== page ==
Workout A

Multi-joint Lower Body Movement: Barbell Squat or lunge 2-3 sets of 10 reps

Horizontal Push: Barbell or Dumbbell Bench press 2-3 sets of 10 reps

Horizontal Pull: Bent Over Barbell or Dumbbell Row 2-3 sets of 10 reps

Crunches: 2-3 sets of 10 reps

Planks: 2-3 sets of up to 30 seconds


Workout B

Multi-joint Lower Body Movement: Sumo or Conventional Deadlift 2-3 sets of 10 reps

Vertical Push: Standing Overhead Barbell Press2-3 sets of 10 reps

Vertical Pull: Pull ups or Lat Pull downs 2-3 sets of 10 reps

V sit and Twist: 2-3 sets of 10 reps

Planks: 2-3 sets of up to 30 seconds

Once you are able to complete this routine successfully, you can increase the volume by increasing the sets. You can also increase the weight, drop the reps, and increase your rest between sets. This will allow you to focus more on strength. I would suggest going though different focuses or periodization throughout the year to maximize your results. (More on periodization HERE)

Video Tutorials is not one of my favorite websites for many reasons, but they do have an excellent video library of exercises. If you are unsure what these exercises are, I would suggest going there to check out some of the tutorial videos. You can do so by clicking HERE.

How Long Should I Rest Between Sets?

Ideally you want to rest between 60 and 90 seconds, but work up to that.  When you first begin, rest as long as you need to.  Remember, this is not a race or a sprint.  Shaping yourself takes time. Don’t be in a rush to get your workout finished and do not be in a rush to advance to the next level of stability.  This mindset will only lead to injury.  You did not get this way in just a few weeks, so to think you can change in such a short time span would not be logical.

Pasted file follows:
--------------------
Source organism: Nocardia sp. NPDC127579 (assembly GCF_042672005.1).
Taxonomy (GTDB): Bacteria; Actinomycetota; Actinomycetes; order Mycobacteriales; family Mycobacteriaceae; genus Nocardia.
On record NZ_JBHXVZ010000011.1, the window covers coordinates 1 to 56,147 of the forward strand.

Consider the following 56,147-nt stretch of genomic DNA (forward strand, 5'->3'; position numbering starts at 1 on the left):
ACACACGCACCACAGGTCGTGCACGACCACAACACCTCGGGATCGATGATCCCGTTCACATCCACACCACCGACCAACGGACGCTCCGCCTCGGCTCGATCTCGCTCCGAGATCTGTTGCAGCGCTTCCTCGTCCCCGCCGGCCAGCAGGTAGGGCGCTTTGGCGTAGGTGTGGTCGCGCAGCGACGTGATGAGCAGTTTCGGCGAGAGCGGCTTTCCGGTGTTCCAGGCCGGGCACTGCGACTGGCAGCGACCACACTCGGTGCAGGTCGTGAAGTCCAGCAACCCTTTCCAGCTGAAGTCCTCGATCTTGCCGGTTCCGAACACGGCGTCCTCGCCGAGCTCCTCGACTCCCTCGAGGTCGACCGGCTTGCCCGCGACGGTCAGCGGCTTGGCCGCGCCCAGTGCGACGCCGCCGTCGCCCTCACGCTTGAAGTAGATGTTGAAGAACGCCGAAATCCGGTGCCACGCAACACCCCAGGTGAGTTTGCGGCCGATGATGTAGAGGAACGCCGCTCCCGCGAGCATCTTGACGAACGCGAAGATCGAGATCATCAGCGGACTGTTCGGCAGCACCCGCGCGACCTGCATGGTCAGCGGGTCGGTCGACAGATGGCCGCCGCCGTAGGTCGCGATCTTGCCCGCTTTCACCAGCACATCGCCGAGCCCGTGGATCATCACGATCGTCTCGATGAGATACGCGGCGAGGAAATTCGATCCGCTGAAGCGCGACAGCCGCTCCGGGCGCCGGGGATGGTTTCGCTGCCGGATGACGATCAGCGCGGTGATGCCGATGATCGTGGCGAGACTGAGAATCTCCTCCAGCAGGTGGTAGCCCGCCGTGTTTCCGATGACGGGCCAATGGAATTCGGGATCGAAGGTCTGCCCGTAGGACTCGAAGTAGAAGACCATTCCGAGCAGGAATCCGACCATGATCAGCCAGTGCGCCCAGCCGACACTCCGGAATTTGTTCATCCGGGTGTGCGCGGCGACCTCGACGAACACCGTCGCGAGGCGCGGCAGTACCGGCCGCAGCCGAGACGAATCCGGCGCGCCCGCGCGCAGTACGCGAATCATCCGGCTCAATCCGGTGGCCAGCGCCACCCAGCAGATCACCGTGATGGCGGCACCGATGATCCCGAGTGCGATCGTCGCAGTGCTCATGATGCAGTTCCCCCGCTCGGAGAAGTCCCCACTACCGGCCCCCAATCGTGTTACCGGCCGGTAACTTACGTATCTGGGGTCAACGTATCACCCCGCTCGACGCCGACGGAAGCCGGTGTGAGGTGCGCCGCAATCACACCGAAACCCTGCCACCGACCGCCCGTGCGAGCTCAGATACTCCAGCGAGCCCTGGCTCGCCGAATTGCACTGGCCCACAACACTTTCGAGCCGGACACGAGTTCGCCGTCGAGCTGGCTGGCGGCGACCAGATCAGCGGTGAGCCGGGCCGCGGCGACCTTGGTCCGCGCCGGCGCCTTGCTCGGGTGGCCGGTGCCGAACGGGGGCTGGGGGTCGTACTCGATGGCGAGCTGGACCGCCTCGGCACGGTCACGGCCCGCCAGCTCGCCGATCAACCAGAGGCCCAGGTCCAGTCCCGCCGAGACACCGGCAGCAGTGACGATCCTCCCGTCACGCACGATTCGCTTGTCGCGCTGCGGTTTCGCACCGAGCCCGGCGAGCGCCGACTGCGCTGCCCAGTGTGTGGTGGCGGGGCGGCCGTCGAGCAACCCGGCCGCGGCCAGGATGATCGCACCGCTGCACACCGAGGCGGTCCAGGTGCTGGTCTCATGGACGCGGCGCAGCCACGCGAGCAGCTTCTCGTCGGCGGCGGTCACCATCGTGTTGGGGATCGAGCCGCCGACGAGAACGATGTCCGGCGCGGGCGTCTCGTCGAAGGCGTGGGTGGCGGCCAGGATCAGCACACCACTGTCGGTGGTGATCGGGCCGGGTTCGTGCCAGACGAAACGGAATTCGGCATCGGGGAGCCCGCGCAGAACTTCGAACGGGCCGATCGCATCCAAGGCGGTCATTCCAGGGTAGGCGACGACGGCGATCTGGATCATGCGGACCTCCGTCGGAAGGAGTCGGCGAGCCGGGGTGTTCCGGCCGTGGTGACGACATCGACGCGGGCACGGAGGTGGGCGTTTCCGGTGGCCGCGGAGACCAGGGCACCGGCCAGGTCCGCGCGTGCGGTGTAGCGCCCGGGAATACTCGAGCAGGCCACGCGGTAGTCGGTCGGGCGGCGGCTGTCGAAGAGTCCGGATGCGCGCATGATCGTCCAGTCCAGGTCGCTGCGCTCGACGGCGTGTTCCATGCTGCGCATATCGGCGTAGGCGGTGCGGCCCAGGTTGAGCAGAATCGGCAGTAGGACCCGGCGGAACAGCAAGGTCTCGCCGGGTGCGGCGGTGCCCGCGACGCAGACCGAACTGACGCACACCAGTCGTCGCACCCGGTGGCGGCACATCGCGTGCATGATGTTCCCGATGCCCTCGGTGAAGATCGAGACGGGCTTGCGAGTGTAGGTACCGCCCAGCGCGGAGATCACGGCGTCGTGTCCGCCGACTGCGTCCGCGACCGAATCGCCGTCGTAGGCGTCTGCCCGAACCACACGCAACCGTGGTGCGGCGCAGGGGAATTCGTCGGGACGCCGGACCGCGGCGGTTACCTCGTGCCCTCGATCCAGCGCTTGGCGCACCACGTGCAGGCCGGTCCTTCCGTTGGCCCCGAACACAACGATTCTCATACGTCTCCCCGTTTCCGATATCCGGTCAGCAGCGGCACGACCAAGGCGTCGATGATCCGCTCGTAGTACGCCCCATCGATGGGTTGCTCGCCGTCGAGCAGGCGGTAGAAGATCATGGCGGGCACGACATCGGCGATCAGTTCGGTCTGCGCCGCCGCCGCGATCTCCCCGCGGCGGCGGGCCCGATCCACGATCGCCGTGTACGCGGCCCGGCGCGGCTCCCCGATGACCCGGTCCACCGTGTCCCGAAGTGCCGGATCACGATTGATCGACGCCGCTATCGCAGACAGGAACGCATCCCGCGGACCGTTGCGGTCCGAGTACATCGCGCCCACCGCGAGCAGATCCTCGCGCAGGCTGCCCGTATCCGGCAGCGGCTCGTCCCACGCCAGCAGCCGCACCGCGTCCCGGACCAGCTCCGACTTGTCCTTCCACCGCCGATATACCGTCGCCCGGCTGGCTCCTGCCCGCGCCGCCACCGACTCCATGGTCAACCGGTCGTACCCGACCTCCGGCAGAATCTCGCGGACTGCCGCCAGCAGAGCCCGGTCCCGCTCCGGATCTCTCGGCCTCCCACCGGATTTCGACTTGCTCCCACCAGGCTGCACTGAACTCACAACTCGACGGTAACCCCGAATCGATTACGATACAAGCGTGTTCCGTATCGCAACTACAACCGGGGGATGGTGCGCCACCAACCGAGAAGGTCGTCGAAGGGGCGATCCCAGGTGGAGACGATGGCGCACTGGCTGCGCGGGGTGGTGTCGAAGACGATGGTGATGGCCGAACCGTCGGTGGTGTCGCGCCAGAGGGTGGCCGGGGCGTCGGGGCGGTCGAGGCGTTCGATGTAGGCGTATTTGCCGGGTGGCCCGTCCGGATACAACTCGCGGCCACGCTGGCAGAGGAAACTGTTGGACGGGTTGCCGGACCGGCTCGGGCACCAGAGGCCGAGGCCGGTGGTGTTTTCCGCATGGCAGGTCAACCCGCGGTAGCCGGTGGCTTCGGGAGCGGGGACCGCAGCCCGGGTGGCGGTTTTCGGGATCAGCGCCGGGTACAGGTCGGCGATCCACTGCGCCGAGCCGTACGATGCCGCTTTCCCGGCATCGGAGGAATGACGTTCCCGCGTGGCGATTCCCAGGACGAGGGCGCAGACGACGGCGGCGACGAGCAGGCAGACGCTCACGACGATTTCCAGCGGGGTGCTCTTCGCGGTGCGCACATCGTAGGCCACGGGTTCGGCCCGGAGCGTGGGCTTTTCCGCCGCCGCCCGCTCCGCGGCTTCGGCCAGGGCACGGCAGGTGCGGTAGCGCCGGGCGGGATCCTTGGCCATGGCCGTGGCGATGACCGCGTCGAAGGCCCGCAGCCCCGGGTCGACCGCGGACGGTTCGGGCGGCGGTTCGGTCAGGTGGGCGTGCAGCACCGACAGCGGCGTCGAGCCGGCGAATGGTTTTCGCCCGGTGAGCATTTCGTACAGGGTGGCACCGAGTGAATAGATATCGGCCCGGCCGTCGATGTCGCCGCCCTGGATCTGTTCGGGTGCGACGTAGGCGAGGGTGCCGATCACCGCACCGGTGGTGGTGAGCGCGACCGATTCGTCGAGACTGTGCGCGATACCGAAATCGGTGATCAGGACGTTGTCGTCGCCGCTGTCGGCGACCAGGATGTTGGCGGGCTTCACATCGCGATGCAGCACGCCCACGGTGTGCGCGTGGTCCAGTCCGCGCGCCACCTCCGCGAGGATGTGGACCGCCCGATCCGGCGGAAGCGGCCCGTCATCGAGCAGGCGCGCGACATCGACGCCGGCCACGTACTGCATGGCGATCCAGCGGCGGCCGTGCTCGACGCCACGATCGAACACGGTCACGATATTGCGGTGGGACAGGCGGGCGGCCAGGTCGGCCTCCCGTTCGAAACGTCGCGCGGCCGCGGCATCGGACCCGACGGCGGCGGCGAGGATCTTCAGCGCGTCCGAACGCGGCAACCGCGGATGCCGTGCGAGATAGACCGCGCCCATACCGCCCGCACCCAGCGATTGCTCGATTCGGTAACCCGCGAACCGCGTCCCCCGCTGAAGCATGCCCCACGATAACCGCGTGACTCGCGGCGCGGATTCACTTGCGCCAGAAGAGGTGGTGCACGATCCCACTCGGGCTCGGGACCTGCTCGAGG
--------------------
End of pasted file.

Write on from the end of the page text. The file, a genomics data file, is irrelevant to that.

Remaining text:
How Often Should I Workout?

Begin the program with a two day split.  On Monday complete Workout A and on Thursday complete Workout B.  On days you are not resistance training do some light cardio and stretch.  Go for a walk, use an elliptical machine, or ride a bike.

You can also take a day completely off.  Listen to your body.  It will tell you if you need a day off.

After a few weeks switch to a three day split.  Ideally Monday, Wednesday Friday.  With this routine you will alternate workouts.

Week 1

Mon: Workout A

Wed: Workout B

Fri: Workout A


Week 2

 Mon: Workout B

Wed: Workout A

Fri: Workout B


Repeat accordingly.


How Much Weight Should I Use and When Should I Increase the Weight? 

Start with a weight that makes it difficult to complete 10 reps with good form. If you find yourself not able to complete 10 reps, or feel you cannot control the weight then the weight is too heavy.

If you feel you can complete more than 10 reps easily then the weight is too light. You have to gauge it. It will take some trial and error at first, and that is okay.

You can increase the weight when you feel that 10 reps is easy to complete.  Writing down your exercises and the weights you use would be suggested.  This template will help you: Click Here for a Workout Template.

If you do not have gym access, these links will help you stay fit at home:

Foundation Home Workout Exercise Tutorial: Phase 1

Phase 1 Foundation Home Workout Templates

Foundation Calisthenic Home Workout Phase 2